Above the altar, the air thickened, coagulated, and colors sparked to life before bleeding together and forming what seemed to be a movie of some kind. Strider strained to decipher the images—then tensed as Galen came into view. His blond hair, his handsome features, his white feathered wings. As usual, he wore a white robe, as if he truly were an angel rather than a demon-possessed warrior like the rest of them.

Beside him was a tall, slender female. She was pretty in a sturdy sort of way, with sharp features, dark hair and pale skin. He’d seen her before, he thought, flipping through mental files of ancient Greece, ancient Rome and everywhere else he’d been throughout his very long life, but coming up blank. He pored through more recent times, but again—oh, shit, there. Danika, he realized. Danika had painted her. An enemy.

Shit, he thought again. Danika had painted this woman in a scene set twentysomething years in the past, yet nothing about her had changed. There wasn’t an age line on her.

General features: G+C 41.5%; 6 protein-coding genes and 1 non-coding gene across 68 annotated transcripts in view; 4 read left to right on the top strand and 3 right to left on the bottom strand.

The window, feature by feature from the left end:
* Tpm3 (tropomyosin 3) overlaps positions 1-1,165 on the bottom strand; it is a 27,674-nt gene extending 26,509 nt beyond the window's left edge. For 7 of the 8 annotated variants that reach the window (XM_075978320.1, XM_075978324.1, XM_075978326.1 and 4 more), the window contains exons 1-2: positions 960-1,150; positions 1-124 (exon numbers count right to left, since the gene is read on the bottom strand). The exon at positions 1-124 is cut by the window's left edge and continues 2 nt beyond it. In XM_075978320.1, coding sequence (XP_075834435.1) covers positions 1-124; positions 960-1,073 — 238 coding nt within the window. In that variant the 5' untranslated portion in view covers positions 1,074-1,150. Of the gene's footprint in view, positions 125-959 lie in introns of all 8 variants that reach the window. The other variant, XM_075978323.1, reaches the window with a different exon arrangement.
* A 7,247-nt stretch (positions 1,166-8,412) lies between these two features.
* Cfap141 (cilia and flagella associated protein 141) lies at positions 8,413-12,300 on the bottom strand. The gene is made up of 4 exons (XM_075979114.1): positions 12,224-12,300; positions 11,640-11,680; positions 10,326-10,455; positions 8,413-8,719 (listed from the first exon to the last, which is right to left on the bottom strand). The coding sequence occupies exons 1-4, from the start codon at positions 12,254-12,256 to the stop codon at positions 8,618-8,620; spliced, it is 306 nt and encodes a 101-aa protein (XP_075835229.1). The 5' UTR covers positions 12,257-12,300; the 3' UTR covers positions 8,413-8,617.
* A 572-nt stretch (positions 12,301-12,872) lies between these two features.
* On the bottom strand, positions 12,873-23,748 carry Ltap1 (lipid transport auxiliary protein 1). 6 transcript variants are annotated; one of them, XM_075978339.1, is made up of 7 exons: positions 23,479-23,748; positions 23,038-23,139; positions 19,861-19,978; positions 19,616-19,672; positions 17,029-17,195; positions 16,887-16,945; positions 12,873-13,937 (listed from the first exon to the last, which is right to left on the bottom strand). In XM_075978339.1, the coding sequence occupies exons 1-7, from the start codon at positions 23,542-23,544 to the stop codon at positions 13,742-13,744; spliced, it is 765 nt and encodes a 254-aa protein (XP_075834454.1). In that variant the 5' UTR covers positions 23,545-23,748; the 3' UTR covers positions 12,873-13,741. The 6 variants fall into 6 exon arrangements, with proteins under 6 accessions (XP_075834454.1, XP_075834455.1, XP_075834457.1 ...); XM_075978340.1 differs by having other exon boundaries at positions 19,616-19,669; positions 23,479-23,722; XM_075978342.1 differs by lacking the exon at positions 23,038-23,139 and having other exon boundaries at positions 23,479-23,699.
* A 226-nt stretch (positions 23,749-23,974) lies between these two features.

She wasn’t human, then.

Today she was dressed in black leather and strapped to a table, but she wasn’t struggling against her bonds. There was determination in her expression, her gaze following— No. Surely not. That couldn’t be… It wasn’t possible… But as Strider watched, he saw a ghostlike creature bouncing from one corner of the room to another. Its eyes were red, its face skeletal, its teeth long and sharp.

No question; it was a demon. A High Lord, like the very being that possessed Strider.

Strider stopped breathing, every muscle in his body clenching his bones.

“Baden,” Amun rasped in that unused voice of his, so much longing in his tone that it actually hurt to hear. There’d been something about Baden, something they’d all gravitated to. Something they’d all needed. They’d loved Baden more than they’d loved themselves. More than they loved each other.

Still did, despite his death.

“No damn way.” Kane shook his head almost violently.